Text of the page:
A 1924 Proposal Would Have Drained the Entire East River to Reduce Congestion

Posted On Thu, December 17, 2015 By

Posted On Thu, December 17, 2015 By In History, Urban Design

Remember 6sqft’s post about a madcap engineer who wanted to pave over the East River in 1911 in order to create a “Mega-Manhattan?” Well, 13 years later, John A. Harris, deputy police commissioner in charge of traffic, came up with his own proposal for incorporating the river into the streetscape of the city: draining it entirely.

Published in Popular Science, the never-realized scheme addressed New York’s growing traffic congestion problem, said to have been costing the city $1.5 million a day. It would have transformed the waterway into “a five-mile system of automobile and motor-truck highways, subway lines, parking spaces, and city centers.” Two concrete dams were to be erected, one near the Williamsburg Bridge and one near Hell Gate, and the riverbed would be “bridged with levels supported by steel uprights,” thereby connecting the four boroughs.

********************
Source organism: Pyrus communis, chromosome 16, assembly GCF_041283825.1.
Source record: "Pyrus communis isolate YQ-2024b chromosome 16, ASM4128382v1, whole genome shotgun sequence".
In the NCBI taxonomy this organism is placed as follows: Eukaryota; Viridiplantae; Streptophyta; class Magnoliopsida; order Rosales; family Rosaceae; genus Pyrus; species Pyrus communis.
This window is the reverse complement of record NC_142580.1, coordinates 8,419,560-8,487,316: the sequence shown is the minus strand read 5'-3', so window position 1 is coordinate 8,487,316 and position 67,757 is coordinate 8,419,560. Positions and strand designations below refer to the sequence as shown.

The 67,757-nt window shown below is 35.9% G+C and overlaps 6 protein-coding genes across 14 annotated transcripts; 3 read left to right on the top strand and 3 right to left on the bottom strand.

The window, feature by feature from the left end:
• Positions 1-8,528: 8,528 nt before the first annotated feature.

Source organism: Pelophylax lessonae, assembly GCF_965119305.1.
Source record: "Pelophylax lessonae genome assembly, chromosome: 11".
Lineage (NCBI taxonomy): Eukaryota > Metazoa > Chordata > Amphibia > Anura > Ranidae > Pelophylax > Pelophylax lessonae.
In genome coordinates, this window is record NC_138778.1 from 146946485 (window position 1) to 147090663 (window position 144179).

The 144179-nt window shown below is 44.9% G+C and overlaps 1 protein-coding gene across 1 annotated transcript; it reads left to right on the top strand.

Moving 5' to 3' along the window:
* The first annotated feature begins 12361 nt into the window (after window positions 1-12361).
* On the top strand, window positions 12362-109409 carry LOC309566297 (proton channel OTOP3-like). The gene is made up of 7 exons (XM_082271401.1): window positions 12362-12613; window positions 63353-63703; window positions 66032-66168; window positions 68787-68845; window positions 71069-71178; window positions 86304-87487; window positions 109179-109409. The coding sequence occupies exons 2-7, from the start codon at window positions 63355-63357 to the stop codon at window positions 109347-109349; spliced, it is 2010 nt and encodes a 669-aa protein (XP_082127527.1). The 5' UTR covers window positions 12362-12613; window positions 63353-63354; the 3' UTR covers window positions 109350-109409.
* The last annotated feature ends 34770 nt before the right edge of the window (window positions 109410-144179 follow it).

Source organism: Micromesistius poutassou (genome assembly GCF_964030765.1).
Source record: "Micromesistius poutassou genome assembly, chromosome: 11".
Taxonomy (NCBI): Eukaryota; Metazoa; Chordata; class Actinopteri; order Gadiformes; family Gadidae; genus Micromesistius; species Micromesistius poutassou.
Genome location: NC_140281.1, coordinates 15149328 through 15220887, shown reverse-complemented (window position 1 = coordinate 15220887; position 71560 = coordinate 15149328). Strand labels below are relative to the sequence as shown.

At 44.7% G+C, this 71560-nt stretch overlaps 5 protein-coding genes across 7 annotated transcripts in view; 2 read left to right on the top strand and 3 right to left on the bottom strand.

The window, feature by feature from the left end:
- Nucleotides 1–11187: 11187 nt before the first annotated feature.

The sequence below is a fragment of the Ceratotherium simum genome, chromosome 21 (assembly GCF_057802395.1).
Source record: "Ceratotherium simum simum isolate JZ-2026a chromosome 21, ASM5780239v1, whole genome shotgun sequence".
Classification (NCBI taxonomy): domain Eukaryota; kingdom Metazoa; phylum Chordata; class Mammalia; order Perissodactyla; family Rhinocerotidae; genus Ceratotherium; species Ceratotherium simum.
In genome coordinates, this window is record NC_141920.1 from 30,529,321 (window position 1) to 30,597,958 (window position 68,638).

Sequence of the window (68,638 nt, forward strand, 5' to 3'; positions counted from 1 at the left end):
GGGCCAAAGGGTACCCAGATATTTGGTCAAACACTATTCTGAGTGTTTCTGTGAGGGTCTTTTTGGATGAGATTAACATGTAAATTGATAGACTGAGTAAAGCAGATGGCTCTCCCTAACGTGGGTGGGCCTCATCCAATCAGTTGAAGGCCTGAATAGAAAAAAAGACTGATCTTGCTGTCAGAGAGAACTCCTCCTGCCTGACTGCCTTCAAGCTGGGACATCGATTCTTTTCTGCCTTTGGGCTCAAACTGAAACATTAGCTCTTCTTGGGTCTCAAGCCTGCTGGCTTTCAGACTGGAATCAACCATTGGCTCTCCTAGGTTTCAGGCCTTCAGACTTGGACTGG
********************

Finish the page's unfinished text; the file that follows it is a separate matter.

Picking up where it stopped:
East River drainage plan, John A. Harris, Popular Science,

As Popular Science wrote:

From the river bed would be built subway lines, vehicular subway, taxi stands, conduit, city equipment departments, parking spaces, and private and municipal garages. On the top level would be five 100-foot boulevards for autos and pedestrians. Ramps would be provided for cross-traffic. And midway along the great thoroughfare would be erected an imposing city hall and community center.

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